Strengthening Schedules Through Uncertainty Analysis

In this paper, we describe an approach to scheduling under uncertainty that achieves scalability through a coupling of deterministic and probabilistic reasoning. Our specific focus is a class of oversubscribed scheduling problems where the goal is to maximize the reward earned by a team of agents in a distributed execution environment. There is uncertainty in both the duration and outcomes of executed activities. To ensure scalability, our solution approach takes as its starting point an initial deterministic schedule for the agents, computed using expected duration reasoning. This initial agent schedule is probabilistically analyzed to find likely points of failure, and then selectively strengthened based on this analysis. For each scheduled activity, the probability of failing and the impact that failure would have on the schedule's overall reward are calculated and used to focus schedule strengthening actions. Such actions generally entail fundamental trade-offs; for example, modifications that increase the certainty that a high-reward activity succeeds may decrease the schedule slack available to accommodate uncertainty during execution. We describe a principled approach to handling these trade-offs based on the schedule's "expected reward," using it as a metric to ensure that all schedule modifications are ultimately beneficial. Finally, we present experimental results obtained using a multi-agent simulation environment, which confirm that executing schedules strengthened in this way result in significantly higher rewards than are achieved by executing the corresponding initial schedules.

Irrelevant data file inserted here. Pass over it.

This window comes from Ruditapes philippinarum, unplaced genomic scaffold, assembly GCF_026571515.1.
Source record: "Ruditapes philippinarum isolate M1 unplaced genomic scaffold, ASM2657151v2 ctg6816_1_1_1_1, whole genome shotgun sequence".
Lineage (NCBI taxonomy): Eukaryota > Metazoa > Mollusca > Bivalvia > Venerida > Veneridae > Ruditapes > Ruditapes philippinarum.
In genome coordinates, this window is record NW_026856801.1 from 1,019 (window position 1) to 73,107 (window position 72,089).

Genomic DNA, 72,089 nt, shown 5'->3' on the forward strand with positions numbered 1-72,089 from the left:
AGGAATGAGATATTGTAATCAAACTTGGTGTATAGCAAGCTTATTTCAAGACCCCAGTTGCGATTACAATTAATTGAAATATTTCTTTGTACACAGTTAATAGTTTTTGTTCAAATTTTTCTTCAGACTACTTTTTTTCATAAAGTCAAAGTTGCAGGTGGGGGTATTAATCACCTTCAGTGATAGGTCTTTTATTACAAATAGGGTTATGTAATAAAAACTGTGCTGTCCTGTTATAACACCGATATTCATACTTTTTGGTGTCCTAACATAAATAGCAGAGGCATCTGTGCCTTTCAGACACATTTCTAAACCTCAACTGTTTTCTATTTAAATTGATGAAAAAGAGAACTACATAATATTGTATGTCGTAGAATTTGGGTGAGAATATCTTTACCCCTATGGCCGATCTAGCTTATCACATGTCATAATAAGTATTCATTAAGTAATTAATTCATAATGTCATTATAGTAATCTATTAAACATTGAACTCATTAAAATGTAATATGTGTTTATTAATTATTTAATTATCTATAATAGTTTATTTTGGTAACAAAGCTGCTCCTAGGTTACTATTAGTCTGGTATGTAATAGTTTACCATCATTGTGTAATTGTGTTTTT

Laura M. Hiatt, Terry L. Zimmerman, Stephen F. Smith, Reid Simmons